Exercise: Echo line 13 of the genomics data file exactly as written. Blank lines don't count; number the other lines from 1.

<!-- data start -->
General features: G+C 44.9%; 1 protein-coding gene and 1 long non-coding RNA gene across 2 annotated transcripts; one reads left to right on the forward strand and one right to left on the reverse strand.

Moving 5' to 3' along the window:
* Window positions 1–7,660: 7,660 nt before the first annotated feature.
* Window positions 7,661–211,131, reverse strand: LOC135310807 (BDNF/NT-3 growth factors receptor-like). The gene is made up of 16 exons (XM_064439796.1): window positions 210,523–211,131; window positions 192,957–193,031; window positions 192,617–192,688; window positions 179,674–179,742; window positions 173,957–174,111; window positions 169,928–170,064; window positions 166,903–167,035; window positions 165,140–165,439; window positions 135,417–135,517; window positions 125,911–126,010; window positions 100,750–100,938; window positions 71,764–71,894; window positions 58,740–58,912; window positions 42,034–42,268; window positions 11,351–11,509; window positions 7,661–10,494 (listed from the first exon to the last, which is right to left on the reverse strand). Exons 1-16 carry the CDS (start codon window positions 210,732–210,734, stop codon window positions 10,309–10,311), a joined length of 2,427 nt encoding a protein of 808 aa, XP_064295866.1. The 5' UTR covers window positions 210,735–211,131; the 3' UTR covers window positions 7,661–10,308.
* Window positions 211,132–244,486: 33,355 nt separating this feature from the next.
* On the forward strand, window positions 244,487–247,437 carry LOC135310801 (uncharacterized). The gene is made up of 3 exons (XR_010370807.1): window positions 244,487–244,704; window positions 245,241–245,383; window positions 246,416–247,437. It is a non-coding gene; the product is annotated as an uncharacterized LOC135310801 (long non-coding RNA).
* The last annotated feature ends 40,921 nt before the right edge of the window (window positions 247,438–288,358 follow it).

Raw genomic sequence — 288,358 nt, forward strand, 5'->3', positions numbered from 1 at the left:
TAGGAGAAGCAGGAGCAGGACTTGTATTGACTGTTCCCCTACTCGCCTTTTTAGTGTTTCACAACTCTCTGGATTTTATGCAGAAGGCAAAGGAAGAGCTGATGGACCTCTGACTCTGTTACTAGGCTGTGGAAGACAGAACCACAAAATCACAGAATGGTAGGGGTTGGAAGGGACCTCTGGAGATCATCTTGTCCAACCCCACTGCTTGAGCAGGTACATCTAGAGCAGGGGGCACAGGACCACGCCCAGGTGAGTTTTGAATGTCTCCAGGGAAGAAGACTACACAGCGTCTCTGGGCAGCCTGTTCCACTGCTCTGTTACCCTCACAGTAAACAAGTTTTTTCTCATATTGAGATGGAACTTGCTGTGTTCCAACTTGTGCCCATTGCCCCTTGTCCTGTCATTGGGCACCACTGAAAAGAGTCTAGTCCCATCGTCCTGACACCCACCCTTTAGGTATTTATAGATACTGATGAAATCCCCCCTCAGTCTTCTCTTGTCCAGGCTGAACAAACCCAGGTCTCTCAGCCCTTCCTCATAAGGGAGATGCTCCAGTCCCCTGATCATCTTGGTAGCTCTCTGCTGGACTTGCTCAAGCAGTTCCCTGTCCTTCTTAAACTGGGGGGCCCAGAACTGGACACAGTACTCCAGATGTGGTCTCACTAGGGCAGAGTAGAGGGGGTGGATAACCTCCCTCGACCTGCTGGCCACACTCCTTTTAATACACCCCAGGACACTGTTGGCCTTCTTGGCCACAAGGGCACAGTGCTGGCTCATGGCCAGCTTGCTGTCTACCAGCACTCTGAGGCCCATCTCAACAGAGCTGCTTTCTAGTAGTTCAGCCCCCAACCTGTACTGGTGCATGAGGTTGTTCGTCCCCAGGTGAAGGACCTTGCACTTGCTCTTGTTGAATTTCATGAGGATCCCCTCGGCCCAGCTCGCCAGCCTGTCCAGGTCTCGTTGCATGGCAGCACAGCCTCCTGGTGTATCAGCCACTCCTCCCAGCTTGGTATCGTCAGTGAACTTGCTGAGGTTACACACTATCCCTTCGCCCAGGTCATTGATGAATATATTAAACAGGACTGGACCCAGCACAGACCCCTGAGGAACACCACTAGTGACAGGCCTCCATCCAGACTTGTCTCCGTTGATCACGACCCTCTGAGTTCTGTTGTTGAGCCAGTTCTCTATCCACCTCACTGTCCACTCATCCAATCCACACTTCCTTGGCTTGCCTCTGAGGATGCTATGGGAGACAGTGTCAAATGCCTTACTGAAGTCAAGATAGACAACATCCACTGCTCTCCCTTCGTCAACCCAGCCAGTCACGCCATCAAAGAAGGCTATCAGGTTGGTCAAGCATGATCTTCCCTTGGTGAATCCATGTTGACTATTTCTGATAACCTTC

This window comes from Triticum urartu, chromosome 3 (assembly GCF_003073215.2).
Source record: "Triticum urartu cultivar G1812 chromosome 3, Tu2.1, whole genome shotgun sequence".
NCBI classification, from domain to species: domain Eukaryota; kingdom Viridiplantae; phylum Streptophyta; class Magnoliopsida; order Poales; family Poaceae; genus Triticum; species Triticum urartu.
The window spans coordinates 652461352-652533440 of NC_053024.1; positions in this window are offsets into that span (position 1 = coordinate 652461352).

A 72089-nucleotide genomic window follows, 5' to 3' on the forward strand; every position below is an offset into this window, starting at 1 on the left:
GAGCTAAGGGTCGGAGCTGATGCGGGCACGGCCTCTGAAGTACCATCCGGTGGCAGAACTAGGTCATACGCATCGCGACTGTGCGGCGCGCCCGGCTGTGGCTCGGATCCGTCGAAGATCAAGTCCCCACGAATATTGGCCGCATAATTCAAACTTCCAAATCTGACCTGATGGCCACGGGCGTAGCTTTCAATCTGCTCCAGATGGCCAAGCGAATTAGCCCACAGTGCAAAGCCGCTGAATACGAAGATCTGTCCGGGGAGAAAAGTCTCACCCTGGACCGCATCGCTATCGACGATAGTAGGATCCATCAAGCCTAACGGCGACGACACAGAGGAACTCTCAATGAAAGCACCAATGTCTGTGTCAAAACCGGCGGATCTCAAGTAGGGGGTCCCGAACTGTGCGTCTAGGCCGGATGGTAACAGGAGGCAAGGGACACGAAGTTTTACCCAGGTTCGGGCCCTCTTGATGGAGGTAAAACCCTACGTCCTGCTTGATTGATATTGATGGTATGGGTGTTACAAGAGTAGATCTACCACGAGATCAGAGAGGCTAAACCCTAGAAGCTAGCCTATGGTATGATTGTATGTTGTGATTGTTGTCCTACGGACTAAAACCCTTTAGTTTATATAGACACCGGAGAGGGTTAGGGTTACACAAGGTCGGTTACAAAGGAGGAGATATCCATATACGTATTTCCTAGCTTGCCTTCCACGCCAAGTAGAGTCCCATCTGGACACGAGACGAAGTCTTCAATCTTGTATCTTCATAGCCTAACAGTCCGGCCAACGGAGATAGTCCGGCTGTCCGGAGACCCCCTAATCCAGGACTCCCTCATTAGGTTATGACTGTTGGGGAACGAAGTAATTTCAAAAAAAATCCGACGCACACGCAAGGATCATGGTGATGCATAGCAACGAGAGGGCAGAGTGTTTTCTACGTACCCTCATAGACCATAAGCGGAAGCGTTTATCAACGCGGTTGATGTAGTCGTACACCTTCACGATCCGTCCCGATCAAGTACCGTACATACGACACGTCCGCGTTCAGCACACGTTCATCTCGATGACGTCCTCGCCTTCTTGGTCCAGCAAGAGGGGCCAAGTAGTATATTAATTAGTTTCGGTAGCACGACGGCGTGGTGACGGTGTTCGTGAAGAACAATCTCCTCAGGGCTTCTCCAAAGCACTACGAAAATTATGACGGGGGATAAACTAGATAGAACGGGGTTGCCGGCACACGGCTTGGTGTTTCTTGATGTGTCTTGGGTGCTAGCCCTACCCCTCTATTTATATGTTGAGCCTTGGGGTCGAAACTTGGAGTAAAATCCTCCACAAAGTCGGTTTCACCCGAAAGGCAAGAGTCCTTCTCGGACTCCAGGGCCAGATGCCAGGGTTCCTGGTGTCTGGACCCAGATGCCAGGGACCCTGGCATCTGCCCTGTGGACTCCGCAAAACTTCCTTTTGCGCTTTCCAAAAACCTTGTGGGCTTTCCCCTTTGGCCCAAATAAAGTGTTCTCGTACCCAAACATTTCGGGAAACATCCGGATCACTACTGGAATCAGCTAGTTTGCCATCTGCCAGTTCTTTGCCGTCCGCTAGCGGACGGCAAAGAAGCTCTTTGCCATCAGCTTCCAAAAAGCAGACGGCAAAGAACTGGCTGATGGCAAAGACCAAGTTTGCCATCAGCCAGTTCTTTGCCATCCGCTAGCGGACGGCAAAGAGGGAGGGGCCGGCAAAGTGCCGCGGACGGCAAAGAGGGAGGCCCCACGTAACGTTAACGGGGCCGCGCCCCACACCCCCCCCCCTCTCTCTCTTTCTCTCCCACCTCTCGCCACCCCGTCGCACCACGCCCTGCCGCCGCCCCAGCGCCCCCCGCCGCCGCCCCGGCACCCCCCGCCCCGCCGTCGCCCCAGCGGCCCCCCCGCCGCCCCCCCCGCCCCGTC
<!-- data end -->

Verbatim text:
The window spans coordinates 652461352-652533440 of NC_053024.1; positions in this window are offsets into that span (position 1 = coordinate 652461352).